FORT SMITH -- A University of Arkansas-Fort Smith faculty member complained she was the subject of retaliation in the workplace in a lawsuit against the school and Mercy Hospital Fort Smith.
Jackie Cavner's complaint, filed Tuesday in the U.S. District Court for the Western District of Arkansas, states the retaliation against her has included "a hostile work environment, harassment, failure to promote, undesirable work assignments/schedules, loss of advancement opportunities and failure to make reasonable increase in wages."
Cavner has worked at UAFS since 2010 and is now an assistant professor in the nursing program.
UAFS and Mercy have an agreement in which faculty and students from the former provide services at the latter, with Cavner having regularly instructed students and provided patient care at Mercy, according to the lawsuit.
The lawsuit states she became aware of an incident involving her students while they were observing a physician at Mercy Hospital Fort Smith in 2018. The students, who were women, told Cavner a physician had made an "inappropriate sexual remark" toward them during an obstetric procedure; Cavner reported the incident as a possible sexual discrimination or harassment violation, according to the lawsuit.
After making this report, Cavner began experiencing "retaliation and blowback that has continued since that date," according to the lawsuit. This started when Cavner reportedly received harassing calls and communications from a Mercy physician, whose name was not disclosed. She then learned the physician requested UAFS restrict the nursing students' ability to observe certain obstetric procedures. The complaint described the restrictions as a "direct harm" to both Cavner and her students, according to the lawsuit.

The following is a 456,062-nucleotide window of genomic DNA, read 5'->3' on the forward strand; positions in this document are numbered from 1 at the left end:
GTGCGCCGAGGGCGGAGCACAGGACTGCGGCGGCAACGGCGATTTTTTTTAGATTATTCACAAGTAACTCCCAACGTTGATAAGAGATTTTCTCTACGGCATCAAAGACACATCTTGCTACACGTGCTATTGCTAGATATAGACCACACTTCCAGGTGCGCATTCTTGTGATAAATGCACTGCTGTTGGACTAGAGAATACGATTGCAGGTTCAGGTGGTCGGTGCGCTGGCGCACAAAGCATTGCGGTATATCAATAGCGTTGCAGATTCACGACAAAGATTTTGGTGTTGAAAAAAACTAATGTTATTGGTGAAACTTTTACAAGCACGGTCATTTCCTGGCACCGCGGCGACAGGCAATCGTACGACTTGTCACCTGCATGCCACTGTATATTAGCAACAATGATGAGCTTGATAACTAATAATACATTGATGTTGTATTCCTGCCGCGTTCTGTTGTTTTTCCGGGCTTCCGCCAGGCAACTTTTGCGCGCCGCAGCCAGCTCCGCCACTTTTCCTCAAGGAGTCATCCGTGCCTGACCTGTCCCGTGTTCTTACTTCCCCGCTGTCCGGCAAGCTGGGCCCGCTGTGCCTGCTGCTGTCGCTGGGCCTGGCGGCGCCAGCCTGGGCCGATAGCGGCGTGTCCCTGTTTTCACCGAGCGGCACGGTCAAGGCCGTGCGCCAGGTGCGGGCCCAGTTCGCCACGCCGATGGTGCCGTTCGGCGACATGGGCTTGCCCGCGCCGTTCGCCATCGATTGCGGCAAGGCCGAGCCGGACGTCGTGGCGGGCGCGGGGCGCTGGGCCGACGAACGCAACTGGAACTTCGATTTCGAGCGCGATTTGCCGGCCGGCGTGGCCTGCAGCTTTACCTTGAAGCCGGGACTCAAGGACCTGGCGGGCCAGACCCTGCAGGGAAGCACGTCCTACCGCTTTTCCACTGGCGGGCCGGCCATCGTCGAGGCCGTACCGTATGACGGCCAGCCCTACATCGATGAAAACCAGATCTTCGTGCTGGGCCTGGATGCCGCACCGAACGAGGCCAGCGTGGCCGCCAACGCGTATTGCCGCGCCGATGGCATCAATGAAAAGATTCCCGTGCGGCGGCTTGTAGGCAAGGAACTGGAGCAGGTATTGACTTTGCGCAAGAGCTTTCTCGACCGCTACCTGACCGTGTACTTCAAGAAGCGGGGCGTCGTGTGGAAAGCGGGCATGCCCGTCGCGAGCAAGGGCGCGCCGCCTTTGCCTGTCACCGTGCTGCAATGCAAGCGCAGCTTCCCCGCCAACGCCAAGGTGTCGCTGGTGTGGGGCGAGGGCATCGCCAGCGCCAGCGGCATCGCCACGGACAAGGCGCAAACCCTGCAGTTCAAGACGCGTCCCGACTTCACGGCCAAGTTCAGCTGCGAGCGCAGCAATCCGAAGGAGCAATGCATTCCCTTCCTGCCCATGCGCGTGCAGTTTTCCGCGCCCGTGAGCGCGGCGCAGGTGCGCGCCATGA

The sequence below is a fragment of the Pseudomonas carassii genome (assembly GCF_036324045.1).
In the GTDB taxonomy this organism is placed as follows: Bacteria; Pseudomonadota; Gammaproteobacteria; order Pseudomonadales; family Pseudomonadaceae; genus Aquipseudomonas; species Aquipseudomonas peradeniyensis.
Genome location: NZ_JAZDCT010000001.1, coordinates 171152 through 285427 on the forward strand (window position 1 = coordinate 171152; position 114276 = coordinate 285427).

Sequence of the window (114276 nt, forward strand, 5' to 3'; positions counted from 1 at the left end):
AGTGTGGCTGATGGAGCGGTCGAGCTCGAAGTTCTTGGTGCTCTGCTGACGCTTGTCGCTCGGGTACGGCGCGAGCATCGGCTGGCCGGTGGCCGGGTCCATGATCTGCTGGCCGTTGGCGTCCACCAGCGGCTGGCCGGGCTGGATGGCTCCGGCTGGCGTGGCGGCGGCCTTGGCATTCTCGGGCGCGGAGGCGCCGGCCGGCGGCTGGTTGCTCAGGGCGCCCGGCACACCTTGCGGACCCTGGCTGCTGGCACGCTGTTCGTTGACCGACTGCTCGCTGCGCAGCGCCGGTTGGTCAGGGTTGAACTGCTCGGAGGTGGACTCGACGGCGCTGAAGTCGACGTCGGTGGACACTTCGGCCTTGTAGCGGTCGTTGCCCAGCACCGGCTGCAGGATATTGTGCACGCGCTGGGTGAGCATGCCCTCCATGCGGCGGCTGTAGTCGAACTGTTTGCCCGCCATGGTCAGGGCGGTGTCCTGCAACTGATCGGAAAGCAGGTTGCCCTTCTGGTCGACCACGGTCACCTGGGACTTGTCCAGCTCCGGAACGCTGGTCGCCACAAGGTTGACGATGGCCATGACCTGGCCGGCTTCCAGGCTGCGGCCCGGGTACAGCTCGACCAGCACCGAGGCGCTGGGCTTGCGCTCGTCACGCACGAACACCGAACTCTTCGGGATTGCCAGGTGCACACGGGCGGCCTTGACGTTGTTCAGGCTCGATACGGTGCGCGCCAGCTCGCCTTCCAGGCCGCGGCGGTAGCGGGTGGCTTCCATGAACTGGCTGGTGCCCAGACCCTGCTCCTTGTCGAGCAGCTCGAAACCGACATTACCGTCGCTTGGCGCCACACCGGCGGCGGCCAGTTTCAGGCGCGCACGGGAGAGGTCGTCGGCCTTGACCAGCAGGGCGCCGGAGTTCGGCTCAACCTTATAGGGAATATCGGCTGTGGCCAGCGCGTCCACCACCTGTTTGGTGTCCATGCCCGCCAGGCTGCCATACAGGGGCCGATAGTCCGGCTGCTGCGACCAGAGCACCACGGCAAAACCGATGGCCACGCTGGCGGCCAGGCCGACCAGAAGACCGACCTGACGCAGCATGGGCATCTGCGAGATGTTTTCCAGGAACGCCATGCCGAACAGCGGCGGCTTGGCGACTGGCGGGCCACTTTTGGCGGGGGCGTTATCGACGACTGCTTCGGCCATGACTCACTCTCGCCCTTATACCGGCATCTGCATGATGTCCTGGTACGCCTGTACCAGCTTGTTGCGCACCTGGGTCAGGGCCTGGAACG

A meeting between Cavner, her supervisor and the UAFS human resource department in late 2018 failed to resolve the ongoing retaliation issues, the lawsuit states. Cavner received an undesirable schedule for spring 2019 that contradicted a previous plan to teach research, and in 2019, was denied funding for a professional trip and a raise.
Cavner and several other faculty members brought forth various grievances against her superior, the dean of the College of Health Sciences, in April 2019. It was during this that Cavner submitted a Freedom of Information Act request for information related to the faculty members' grievances.
Cavner throughout 2019 was passed over for appointments to certain positions and a promotion, "part of a pattern of plaintiff being unreasonably denied promotion and/or advancement opportunities for which she is more than qualified," the lawsuit states.
The lawsuit also states UAFS required Cavner to make a "dramatic and detrimental schedule change" one week before the fall 2020 semester.
Cavner filed a charge of discrimination with the U.S. Equal Employment Opportunity Commission against UAFS and Mercy Hospital, the complaint states. Her charge against UAFS is still pending and has been referred to the Department of Justice, but she received a notice of right to sue regarding her charge against Mercy around Sept. 25.
The complaint states Cavner, in reporting misconduct involving unlawful discrimination/harassment and participating in the investigation of these matters, engaged in protected activity under the Arkansas Civil Rights Act, Arkansas Whistle-Blower Act, Title VII of the Civil Rights Act of 1964 and Title IX of the Education Amendments of 1972.
UA System spokesman Nate Hinkel, in response to a request for comment, said it is the system's policy not to comment on ongoing litigation.
Mercy Hospital is represented by Michelle Kaemmerling and Shelby Howlett, attorneys with Wright, Lindsey & Jennings LLP in Little Rock, according to court records. Neither responded to an email requesting comment.